Three Steps to Broadhead Tuning

Tuning your bow is an important step to ensure accuracy and confidence in your equipment. Properly tuning your bow is what ensures your arrows fly consistently and hit where you aim. It can be a time consuming process that many people find endlessly frustrating, but there are some ways to make it a bit more straightforward. At the end of the day, it will make shooting much more enjoyable and it’s a critical part of being an ethical hunter.

There are a variety of methods to tune your bow for shooting with field points, such as paper tuning and walk-back tuning, and you probably covered some of these when you purchased your bow. In the months leading up to hunting season, it’s important to spend some time practicing with the broadheads you intend to use in the field. Broadhead companies will boast that their products fly the same as field points and loyal customers will swear that if you use a certain broadhead, it all but eliminates the need for additional tuning; however, all bow and arrow combinations function slightly differently, so it’s crucial that you test your bow with the exact broadheads you will be using in the field. Here is a quick step-by-step to get your rig ready for season opener.

1. Purchase Practice Broadheads

Broadheads kill efficiently because they have razor sharp cutting edges and it’s important that your hunting broadheads are in perfect condition. Always purchase an additional set of your hunting broadheads for pre-season practice. Most broadheads will come with a practice broadhead for this exact purpose, but never use the ones you intend to use on your hunt.

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2. Compare Broadhead and Field Point Flight

Select a distance you are comfortable and confident shooting. You don’t need to be 100 yards away for this – I recommend 20 or 30 yards. First, shoot a broadhead arrow at the target (be sure you are using a target specifically designed for broadheads). Next, shoot a field point arrow at the same spot on the target.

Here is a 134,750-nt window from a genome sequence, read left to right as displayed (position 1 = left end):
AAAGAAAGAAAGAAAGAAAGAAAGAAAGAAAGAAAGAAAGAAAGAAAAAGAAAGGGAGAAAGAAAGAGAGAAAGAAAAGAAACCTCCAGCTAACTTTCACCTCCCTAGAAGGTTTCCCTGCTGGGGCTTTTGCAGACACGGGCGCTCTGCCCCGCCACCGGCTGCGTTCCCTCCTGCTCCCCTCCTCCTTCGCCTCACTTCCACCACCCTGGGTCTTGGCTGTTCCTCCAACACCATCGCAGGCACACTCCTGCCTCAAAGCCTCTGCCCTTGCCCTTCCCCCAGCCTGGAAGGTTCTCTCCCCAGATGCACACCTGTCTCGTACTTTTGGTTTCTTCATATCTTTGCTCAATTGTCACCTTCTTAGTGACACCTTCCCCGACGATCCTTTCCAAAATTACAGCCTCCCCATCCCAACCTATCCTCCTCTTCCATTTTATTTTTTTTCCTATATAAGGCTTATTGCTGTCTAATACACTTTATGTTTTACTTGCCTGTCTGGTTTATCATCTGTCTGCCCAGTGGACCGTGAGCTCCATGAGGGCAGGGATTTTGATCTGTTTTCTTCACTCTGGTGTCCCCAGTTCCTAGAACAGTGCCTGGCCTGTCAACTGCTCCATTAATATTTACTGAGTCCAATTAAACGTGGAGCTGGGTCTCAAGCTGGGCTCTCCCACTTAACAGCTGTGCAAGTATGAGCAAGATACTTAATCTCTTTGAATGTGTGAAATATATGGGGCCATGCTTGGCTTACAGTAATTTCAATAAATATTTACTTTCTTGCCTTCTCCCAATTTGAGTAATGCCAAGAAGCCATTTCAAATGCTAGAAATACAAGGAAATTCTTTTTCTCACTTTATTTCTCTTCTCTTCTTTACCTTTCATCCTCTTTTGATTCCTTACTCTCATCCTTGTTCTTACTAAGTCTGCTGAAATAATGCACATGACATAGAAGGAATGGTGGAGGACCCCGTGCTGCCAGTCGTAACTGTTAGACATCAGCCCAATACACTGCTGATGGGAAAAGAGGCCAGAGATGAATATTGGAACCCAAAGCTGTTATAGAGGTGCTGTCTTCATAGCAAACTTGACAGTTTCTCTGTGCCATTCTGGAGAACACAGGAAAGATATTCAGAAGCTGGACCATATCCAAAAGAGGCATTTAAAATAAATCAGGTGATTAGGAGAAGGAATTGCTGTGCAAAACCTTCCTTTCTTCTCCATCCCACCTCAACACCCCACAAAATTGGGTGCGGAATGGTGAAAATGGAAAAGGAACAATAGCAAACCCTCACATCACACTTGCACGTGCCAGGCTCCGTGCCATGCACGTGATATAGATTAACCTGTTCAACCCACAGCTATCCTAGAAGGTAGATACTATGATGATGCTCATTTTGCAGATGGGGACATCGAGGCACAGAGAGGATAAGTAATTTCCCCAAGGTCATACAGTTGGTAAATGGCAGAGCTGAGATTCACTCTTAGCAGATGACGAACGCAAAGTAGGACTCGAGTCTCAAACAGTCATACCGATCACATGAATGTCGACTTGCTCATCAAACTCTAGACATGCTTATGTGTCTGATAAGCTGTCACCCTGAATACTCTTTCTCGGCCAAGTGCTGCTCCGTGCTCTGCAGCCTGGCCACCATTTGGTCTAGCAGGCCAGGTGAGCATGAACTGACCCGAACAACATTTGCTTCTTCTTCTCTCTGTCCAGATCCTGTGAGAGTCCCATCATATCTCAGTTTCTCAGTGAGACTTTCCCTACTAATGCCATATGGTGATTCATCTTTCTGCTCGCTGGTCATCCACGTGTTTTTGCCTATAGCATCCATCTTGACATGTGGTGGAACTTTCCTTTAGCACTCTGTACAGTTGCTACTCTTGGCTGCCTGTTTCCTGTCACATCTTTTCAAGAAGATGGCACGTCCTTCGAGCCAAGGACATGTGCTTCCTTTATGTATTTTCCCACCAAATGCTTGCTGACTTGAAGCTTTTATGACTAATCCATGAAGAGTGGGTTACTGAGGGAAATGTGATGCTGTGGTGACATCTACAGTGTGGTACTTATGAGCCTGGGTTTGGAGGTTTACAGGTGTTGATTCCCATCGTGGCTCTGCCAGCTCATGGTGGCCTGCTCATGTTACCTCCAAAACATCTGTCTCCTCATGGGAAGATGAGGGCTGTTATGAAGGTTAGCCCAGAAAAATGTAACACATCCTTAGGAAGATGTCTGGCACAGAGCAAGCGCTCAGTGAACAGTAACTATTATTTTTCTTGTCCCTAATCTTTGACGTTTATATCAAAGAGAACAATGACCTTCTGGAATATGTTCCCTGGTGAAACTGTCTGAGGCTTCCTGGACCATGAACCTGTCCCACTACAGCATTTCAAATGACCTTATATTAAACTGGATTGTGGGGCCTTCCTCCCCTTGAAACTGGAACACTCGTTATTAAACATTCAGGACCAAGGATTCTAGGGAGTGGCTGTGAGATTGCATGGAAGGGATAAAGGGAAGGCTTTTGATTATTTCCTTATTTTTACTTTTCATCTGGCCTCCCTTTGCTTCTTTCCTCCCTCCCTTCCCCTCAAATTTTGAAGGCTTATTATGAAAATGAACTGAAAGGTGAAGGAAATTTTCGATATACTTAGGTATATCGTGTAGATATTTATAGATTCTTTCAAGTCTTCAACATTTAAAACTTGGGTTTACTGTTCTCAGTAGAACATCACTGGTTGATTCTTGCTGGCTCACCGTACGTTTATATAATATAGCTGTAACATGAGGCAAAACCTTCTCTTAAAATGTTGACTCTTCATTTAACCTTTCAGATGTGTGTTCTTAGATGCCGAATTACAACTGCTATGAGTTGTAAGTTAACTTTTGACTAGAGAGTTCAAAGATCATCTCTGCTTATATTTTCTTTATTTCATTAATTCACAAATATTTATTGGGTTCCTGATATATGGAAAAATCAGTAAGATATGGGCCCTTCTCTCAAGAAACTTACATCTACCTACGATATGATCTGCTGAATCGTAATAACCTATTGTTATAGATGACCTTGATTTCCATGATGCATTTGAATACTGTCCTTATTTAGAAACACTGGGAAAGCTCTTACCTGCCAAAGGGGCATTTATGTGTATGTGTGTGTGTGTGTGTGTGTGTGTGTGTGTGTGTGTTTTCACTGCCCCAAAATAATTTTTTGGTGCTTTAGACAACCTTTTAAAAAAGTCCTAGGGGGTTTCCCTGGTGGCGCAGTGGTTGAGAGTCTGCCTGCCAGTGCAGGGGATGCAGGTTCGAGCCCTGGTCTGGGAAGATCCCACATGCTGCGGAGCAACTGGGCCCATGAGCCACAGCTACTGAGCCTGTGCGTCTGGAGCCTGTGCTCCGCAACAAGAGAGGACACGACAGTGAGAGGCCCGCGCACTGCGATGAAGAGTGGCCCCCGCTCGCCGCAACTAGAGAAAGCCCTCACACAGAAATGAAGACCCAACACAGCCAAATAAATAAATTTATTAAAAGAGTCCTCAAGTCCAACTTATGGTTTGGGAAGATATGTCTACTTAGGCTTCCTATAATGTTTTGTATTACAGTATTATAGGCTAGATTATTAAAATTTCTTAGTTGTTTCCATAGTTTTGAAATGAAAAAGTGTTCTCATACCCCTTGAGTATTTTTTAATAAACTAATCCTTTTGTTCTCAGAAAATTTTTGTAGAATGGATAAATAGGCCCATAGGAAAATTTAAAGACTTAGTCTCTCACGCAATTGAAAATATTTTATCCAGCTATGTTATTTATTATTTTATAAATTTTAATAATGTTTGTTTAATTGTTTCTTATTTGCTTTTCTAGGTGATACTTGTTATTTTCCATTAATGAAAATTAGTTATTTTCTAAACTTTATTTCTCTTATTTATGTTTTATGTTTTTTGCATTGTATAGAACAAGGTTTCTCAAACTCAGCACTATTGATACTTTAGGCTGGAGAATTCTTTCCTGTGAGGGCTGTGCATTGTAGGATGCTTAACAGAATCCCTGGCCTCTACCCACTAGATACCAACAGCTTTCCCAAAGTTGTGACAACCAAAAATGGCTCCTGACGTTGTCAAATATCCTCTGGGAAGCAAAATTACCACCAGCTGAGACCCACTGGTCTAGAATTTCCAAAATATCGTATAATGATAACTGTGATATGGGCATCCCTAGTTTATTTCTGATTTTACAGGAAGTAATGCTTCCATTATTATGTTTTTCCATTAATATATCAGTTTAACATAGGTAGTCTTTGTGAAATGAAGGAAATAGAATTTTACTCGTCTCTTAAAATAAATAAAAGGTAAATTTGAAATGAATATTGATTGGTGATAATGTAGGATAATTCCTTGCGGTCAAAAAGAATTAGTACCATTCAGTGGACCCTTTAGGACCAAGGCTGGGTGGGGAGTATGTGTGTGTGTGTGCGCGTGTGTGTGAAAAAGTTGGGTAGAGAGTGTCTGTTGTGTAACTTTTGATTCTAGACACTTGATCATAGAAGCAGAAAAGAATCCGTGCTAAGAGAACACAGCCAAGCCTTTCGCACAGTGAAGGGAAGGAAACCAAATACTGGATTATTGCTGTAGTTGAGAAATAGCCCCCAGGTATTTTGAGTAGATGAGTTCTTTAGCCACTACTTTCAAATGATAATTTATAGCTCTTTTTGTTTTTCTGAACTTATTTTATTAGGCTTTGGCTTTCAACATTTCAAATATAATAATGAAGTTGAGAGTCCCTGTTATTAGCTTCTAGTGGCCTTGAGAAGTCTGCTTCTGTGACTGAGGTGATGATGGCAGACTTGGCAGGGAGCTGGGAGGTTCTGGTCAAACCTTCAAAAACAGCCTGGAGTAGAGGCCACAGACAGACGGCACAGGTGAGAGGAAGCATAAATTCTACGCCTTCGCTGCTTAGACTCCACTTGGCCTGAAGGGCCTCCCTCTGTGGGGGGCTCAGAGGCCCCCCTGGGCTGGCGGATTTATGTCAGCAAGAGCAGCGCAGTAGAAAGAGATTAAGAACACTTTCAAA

3. Correct Your Broadhead Flight

If your two arrows did not hit in the same spot, you are going to adjust the rest. To make the correct adjustments, “follow the field point” with your rest – move the rest in the direction of the field point arrow. Begin with the horizontal (left/right) adjustments. For example, if your broadhead hit left of the field point, adjust the rest to the right. These adjustments should be in very small increments. It will not take a lot of movement to affect the point of impact. Next, move on to the vertical adjustment until the two arrows are hitting in the same vertical position. Similarly, if your broadhead hit above your field point, move the rest down (or adjust the nock point up). If your arrow rest does not have vertical adjustments, you will need to adjust the nock height. In this case, you will move the nock in the opposite direction from where the field point hit. Continue to shoot one of each arrow until they are hitting together.

Some Extra Tips

  • It’s important that you treat this as a tuning issue, not a sighting issue. You want your broadheads and field points hitting in the same spot, and if you just adjust your sight to correct this difference, the broadhead may hit the target, but the gap between the arrows, and therefore the tuning problem, will not be corrected.
  • When adjusting the rest, make very small adjustment, starting with only about 1/16” at a time.
  • I recommend always shooting a broadhead arrow first, followed by a field point. As your arrows move closer together, this will avoid shaving off vanes with the broadhead every time you shoot.
  • Continue to shoot at 20 yards until your arrows are hitting as close as you can get them before you move back to 30 yards or beyond.
  • A common source of debate is whether or not you should align your broadhead blades to the arrow vanes. Some will tell you this is crucial for arrow flight. I have never done this and have been able to tune my bows just fine. I won’t say that people are wrong when they suggest you do this, but I will say that there isn’t really any scientific evidence to support the need to do this. Also, what about 2 or 4 blade broadheads? People achieve perfect tuning with those as well.
  • Be patient with this process, making only small adjustments at a time. Remember that bows, arrows, and broadheads can all interact differently. I’ve seen paper tuned bows almost robin hood arrows on the first shot with a broadhead; I’ve also seen bows take a dozen adjustments before I was satisfied with the broadhead tuning. Be prepared to invest some time in this process and your hunting experience will be much better!

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